salted lemon hummus, for tastes medieval and modern

Earlier this year I wrote an essay for The Recipes Project about the forerunners to today’s hummus, based on a group of recipes in a fourteenth-century Egyptian cookbook – recently brilliantly edited and translated by Nawal Nasrallah. As I worked on that essay, I tried my hand at a handful of those recipes and at long last, I am presenting my adaptations of those recipes here! Below is an adaptation of a medieval Cairene recipe for himmas kassa, or a cold mashed chickpea dip.

I’ll follow up with a few other recipes in this genre, plus some thoughts on what makes hummus hummus, and why historicizing hummus matters, in another post coming soon. But for now, read on for a recipe that will change up your hummus routine – without jettisoning or ignoring its long documented history. I hope these recipes will offer a welcome corrective to today’s many cringeworthy hummus adaptations involving ingredients like (shudder) avocados or chocolate.

It should be said: this is much more of an adaptation than a recreation of what the medieval dish would have been like. It’s hard to know precisely what it would have tasted like, in part because the recipe – written in aide-memoire style that assumed a fair amount of know-how on the part of the cook – lists ingredients but nothing about measures or proportions. But the spicing and the use of vinegar represent significant departures from what our palates are used to today, thanks to centuries of historical shifts in tastes. The proportions below attempt to introduce those flavors, but subtly, for a recipe that introduces something decidedly different, but in a way that can be shared and enjoyed.

Among the steps I took to adapt this for a modern kitchen and contemporary tastes: I used a food processor rather than mash everything manually; I added the step of taking off the skins of the chickpeas, I minimized the vinegar and maximized the lemon flavor, and I made no attempt to find a substitute for rue (by all accounts an intense bitter herb that I have not been quite brave enough to experiment with yet, at least not when it comes to my hummus-making). I also substituted a Moroccan spice blend, ras al-hanut, for the spice blend named (but not detailed in terms of components) in the recipe.

The result, I like to think, is a recipe that will remind you of the hummus you’re used to while giving you a taste of what it might have been to experience it in a food stall in the streets of fourteenth-century Cairo. (This recipe, for example, will be more familiar to today’s palate than other medieval hummus recipes I’ve tried.) Walnuts and pistachios give the hummus an added richness; caraway and dried coriander lend it a more complex flavor profile; a little fresh mint cuts through it all for a subtle but refreshing finish. And those pistachios – well, they’re just gorgeous, aren’t they?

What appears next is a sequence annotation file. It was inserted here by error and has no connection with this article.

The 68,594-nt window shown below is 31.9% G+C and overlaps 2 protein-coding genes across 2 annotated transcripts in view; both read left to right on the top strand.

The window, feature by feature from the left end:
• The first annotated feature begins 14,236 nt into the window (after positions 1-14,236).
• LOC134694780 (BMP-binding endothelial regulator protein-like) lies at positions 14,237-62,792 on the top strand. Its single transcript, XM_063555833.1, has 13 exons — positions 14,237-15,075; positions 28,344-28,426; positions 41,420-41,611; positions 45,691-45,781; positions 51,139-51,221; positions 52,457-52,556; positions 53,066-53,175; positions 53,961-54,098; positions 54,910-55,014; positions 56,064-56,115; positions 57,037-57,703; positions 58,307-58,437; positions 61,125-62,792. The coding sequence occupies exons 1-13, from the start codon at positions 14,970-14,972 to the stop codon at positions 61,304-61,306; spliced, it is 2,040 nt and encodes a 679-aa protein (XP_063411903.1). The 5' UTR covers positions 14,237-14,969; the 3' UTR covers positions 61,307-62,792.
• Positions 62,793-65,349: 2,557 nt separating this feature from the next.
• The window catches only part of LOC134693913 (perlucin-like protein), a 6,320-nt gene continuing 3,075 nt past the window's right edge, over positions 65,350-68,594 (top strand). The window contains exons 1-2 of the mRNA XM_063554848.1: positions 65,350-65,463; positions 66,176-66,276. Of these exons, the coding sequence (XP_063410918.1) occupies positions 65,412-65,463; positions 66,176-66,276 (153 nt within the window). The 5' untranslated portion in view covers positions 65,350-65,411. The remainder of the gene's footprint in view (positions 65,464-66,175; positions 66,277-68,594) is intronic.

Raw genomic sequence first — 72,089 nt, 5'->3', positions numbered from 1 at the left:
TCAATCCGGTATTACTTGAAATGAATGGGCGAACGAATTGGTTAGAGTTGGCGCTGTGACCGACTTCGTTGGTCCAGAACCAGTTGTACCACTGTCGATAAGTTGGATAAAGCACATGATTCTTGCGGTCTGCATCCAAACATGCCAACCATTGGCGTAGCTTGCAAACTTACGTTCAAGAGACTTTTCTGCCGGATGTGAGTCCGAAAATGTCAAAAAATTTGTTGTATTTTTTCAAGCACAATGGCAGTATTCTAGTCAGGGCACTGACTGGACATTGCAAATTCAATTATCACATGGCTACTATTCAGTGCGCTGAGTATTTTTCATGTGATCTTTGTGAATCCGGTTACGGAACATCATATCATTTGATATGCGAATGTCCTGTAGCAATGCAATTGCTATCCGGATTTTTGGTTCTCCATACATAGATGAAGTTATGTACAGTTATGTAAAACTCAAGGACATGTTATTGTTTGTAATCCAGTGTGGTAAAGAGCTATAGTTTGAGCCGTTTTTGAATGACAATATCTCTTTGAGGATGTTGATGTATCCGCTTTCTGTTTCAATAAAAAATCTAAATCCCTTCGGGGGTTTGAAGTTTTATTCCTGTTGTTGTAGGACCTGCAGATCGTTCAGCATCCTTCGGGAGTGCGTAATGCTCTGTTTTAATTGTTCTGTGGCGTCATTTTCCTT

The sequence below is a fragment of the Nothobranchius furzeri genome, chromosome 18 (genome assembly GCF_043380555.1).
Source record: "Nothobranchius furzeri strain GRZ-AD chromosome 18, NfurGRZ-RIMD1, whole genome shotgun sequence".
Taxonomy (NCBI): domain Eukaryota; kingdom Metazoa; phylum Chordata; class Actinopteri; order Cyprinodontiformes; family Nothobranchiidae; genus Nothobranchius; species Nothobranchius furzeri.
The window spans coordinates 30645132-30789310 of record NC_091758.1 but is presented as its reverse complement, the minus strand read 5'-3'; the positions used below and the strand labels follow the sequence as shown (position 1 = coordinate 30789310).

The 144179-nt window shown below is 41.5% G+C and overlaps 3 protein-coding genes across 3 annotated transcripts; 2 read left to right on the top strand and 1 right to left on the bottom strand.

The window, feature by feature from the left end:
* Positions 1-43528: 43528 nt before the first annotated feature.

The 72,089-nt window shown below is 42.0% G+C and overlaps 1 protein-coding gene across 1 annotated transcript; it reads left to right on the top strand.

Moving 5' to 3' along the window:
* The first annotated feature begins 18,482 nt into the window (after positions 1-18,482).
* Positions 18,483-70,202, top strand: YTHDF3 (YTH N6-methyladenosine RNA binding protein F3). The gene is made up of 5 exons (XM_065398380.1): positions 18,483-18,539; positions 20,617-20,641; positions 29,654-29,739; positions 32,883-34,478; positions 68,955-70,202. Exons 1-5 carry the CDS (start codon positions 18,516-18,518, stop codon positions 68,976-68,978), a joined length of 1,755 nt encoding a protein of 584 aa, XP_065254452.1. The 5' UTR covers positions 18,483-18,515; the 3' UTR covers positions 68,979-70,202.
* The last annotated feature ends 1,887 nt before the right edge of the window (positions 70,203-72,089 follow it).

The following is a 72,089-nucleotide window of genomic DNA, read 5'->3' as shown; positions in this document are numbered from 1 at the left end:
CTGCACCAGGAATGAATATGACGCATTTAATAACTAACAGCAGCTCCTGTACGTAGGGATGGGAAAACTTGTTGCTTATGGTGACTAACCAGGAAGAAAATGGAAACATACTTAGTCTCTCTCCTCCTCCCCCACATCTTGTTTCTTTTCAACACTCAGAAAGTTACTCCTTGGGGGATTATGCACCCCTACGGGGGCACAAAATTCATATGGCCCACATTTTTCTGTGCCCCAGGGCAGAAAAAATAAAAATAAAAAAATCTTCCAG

Fourteenth-century Cairene Hummus

Adapted from Nawal Nasrallah’s translation of Kanz al-fawa’id fi tanwiʿ al-mawa’id
Recipe for Himmas kassa (mashed chickpeas), Recipe No. 610, p378

Ingredients:

1 15.5 ounce can of chickpeas, drained, or 1.5 cups of cooked chickpeas
1.5 ounces of walnuts, chopped
2 ounces of tahini
1/4 teaspoon ras al hanut
1/2 teaspoon of dried coriander
1/2 teaspoon of caraway
5 leaves of fresh mint, chopped finely
1/2 ounce pistachios, shelled
Half a preserved lemon, chopped finely and 2 tablespoons of the brine it is stored in
1 teaspoon of red wine vinegar
2 teaspoons of water
Olive oil to taste
Salt to taste

Instructions

Remove the skins from the chickpeas (this is absolutely worth it, for smoother hummus, and doesn’t take as much time as you think!) and set aside.

Lightly toast the walnuts in a pan over low heat till you can just begin to smell them. Place them in a food processor and blend well. Toast the caraway and coriander as well, very lightly.

Add the chickpeas, tahini, ras al-hanut, caraway, coriander, mint, wine vinegar, lemon, and lemon brine to the food processor (which already has walnuts blended in it). Add a glob of olive oil and blend until smooth.

As needed, add water, more olive oil, and salt until you reach the desired consistency and taste. As another recipe in the cookbook describes, liquids should be added just so that you can “scoop it up with a piece of bread” (p.315).

Toast the shelled pistachios and chop them finely. Use them, and a drizzle of olive oil, to garnish the hummus.

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